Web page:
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Sökning: swepub > Umeå universitet > Stattin Pär > Refereegranskat > (2009) > Carpten John D

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1.
  • Zheng, S. Lilly, et al. (författare)
  • Genetic variants and family history predict prostate cancer similar to prostate-specific antigen
  • 2009
  • Ingår i: Clinical Cancer Research. - 1078-0432. ; 15:3, s. 1105-1111
  • Tidskriftsartikel (refereegranskat)abstract
    • PURPOSE: Although prostate-specific antigen (PSA) is the best biomarker for predicting prostate cancer, its predictive performance needs to be improved. Results from the Prostate Cancer Prevention Trial revealed the overall performance measured by the areas under curve of the receiver operating characteristic at 0.68. The goal of the present study is to assess the ability of genetic variants as a PSA-independent method to predict prostate cancer risk. EXPERIMENTAL DESIGN: We systematically evaluated all prostate cancer risk variants that were identified from genome-wide association studies during the past year in a large population-based prostate cancer case-control study population in Sweden, including 2,893 prostate cancer patients and 1,781 men without prostate cancer. RESULTS: Twelve single nucleotide polymorphisms were independently associated with prostate cancer risk in this Swedish study population. Using a cutoff of any 11 risk alleles or family history, the sensitivity and specificity for predicting prostate cancer were 0.25 and 0.86, respectively. The overall predictive performance of prostate cancer using genetic variants, family history, and age, measured by areas under curve was 0.65 (95% confidence interval, 0.63-0.66), significantly improved over that of family history and age (0.61%; 95% confidence interval, 0.59-0.62; P = 2.3 x 10(-10)). CONCLUSION: The predictive performance for prostate cancer using genetic variants and family history is similar to that of PSA. The utility of genetic testing, alone and in combination with PSA levels, should be evaluated in large studies such as the European Randomized Study for Prostate Cancer trial and Prostate Cancer Prevention Trial.
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2.
  • Gronberg, Henrik, et al. (författare)
  • A novel prostate cancer susceptibility locus at 19q13.
  • 2009
  • Ingår i: Cancer research. - 1538-7445. ; 69:7, s. 2720-3
  • Tidskriftsartikel (refereegranskat)abstract
    • A two-stage genome-wide association study (GWAS) of the Cancer Genetic Markers of Susceptibility (CGEMS) initiative identified single nucleotide polymorphisms (SNP) in 150 regions across the genome that may be associated with prostate cancer (PCa) risk. We filtered these results to identify 43 independent SNPs where the frequency of the risk allele was consistently higher in cases than in controls in each of the five CGEMS study populations. Genotype information for 22 of these 43 SNPs was obtained either directly by genotyping or indirectly by imputation in our PCa GWAS of 500 cases and 500 controls selected from a population-based case-control study in Sweden [Cancer of the Prostate in Sweden (CAPS)]. Two of these 22 SNPs were significantly associated with PCa risk (P<0.05). We then genotyped these two SNPs in the remaining cases (n=2,393) and controls (n=1,222) from CAPS and found that rs887391 at 19q13 was highly associated with PCa risk (P=9.4 x 10(-4)). A similar trend of association was found for this SNP in a case-control study from Johns Hopkins Hospital (JHH), albeit the result was not statistically significant. Altogether, the frequency of the risk allele of rs887391 was consistently higher in cases than controls among each of seven study populations examined, with an overall P=3.2 x 10(-7) from a combined allelic test. A fine-mapping study in a 110-kb region at 19q13 among CAPS and JHH study populations revealed that rs887391 was the most strongly associated SNP in the region. Additional confirmation studies of this region are warranted.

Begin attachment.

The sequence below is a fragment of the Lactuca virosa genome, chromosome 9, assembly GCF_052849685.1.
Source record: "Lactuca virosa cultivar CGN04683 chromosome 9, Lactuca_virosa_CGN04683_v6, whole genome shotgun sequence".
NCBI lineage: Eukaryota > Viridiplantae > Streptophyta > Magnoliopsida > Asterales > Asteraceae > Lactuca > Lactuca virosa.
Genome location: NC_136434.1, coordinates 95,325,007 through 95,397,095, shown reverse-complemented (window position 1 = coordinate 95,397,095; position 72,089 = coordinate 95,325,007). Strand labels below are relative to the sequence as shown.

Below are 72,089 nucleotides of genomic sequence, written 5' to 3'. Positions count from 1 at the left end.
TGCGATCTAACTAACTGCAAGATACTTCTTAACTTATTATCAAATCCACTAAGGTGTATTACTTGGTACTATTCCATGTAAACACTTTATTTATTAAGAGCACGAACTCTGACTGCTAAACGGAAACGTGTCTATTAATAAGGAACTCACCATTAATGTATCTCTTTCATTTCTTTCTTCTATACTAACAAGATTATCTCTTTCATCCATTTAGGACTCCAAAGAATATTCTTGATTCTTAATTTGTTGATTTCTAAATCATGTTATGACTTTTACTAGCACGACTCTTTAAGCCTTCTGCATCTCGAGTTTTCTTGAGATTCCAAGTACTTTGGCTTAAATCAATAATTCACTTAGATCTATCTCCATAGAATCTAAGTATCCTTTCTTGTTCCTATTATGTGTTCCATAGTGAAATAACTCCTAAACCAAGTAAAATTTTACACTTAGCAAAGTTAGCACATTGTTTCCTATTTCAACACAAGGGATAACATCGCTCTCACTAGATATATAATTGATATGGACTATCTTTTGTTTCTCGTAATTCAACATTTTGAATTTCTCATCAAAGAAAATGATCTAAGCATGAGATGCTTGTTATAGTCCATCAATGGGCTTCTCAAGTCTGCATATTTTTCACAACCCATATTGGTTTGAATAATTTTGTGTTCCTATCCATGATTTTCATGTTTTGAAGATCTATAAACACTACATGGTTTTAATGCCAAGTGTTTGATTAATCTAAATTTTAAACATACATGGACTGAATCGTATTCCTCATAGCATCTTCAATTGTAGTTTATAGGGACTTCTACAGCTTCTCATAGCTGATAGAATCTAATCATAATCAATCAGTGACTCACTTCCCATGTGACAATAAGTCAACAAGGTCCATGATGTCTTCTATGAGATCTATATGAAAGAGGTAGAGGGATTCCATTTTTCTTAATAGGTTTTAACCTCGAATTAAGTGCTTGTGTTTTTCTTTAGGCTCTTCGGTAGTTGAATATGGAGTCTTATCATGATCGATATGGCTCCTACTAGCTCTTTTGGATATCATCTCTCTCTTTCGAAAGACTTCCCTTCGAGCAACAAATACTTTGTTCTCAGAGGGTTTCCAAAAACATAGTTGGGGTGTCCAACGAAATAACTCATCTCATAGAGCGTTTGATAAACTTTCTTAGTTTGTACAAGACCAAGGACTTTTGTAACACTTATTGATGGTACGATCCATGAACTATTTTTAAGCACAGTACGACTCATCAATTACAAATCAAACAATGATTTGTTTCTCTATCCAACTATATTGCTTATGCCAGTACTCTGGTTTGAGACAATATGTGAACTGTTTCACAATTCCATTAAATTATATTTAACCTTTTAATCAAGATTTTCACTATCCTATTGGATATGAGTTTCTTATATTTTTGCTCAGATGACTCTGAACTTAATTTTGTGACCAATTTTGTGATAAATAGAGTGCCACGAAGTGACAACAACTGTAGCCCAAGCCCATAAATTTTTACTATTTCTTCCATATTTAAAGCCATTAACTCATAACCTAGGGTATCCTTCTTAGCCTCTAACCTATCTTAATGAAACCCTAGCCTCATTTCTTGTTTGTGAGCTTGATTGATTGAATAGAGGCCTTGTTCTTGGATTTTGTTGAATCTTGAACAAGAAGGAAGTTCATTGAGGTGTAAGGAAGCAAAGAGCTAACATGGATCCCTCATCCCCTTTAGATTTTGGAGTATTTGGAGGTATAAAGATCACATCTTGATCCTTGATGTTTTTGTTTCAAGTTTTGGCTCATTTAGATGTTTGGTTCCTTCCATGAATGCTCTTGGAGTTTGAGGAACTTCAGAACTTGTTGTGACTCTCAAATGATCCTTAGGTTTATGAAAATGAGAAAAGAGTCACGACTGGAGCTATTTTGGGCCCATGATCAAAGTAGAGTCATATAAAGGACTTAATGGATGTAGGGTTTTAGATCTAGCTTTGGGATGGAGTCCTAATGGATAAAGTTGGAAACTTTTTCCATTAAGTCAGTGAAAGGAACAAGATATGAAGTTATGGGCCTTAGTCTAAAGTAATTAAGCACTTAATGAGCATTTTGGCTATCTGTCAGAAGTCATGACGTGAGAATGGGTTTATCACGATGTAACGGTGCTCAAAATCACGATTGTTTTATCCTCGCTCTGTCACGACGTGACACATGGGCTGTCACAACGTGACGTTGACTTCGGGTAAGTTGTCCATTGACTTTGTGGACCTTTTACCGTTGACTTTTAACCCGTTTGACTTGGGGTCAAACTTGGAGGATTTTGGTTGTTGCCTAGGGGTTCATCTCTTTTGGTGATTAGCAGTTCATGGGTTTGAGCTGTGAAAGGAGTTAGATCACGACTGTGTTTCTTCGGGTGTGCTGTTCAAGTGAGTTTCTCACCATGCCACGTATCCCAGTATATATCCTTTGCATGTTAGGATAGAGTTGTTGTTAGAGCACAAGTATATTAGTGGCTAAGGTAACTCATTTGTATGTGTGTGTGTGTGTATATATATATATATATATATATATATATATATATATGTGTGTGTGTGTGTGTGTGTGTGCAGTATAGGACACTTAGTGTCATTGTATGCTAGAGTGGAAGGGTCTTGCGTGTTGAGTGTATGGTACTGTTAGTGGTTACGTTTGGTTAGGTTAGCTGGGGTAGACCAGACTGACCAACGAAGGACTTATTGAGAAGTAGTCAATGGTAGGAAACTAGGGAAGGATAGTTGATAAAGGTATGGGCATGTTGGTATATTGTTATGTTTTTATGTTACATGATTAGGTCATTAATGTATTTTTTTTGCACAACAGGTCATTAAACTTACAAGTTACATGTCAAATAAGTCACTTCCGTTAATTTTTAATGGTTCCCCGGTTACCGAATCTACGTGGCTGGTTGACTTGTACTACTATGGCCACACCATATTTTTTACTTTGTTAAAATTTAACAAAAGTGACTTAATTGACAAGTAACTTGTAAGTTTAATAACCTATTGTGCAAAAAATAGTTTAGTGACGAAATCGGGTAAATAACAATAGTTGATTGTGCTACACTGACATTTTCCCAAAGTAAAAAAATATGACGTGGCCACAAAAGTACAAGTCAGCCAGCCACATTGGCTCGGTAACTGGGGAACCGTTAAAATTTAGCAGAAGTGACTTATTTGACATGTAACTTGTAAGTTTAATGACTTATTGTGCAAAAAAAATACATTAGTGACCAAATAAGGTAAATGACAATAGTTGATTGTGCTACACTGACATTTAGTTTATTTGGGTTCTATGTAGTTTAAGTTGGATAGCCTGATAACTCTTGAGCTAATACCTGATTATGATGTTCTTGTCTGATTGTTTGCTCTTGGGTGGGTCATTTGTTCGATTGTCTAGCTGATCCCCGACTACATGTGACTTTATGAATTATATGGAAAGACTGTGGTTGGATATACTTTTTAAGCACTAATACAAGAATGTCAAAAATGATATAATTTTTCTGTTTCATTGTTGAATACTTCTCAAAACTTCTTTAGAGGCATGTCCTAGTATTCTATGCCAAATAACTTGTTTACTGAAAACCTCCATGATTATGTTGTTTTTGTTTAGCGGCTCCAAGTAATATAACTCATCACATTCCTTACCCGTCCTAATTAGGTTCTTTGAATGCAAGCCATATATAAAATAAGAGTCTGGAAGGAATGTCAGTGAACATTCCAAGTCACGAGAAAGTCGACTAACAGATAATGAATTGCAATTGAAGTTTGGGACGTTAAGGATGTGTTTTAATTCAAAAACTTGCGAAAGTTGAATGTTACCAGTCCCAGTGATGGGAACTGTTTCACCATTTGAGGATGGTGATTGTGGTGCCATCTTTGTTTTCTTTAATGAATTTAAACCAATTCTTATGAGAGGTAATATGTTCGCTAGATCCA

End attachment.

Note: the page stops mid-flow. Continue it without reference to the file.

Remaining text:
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3.
  • Liu, Wennuan, et al. (författare)
  • Association of a germ-line copy number variation at 2p24.3 and risk for aggressive prostate cancer.
  • 2009
  • Ingår i: Cancer research. - 1538-7445. ; 69:6, s. 2176-9
  • Tidskriftsartikel (refereegranskat)abstract
    • We searched for deletions in the germ-line genome among 498 aggressive prostate cancer cases and 494 controls from a population-based study in Sweden [CAncer of the Prostate in Sweden (CAPS)] using Affymetrix SNP arrays. By comparing allele intensities of approximately 500,000 SNP probes across the genome, a germ-line deletion at 2p24.3 was observed to be significantly more common in cases (12.63%) than in controls (8.28%); P = 0.028. To confirm the association, we genotyped this germ-line copy number variation (CNV) in additional subjects from CAPS and from Johns Hopkins Hospital (JHH). Overall, among 4,314 cases and 2,176 controls examined, the CNV was significantly associated with prostate cancer risk [odds ratio (OR), 1.25; 95% confidence interval (95% CI), 1.06-1.48; P = 0.009]. More importantly, the association was stronger for aggressive prostate cancer (OR, 1.31; 95% CI, 1.08-1.58; P = 0.006) than for nonaggressive prostate cancer (OR, 1.19; 95% CI, 0.98-1.45; P = 0.08). The biological effect of this germ-line CNV is unknown because no known gene resides in the deletion. Results from this study represent the first novel germ-line CNV that was identified from a genome-wide search and was significantly, but moderately, associated with prostate cancer risk. Additional confirmation of this association and functional studies are warranted.
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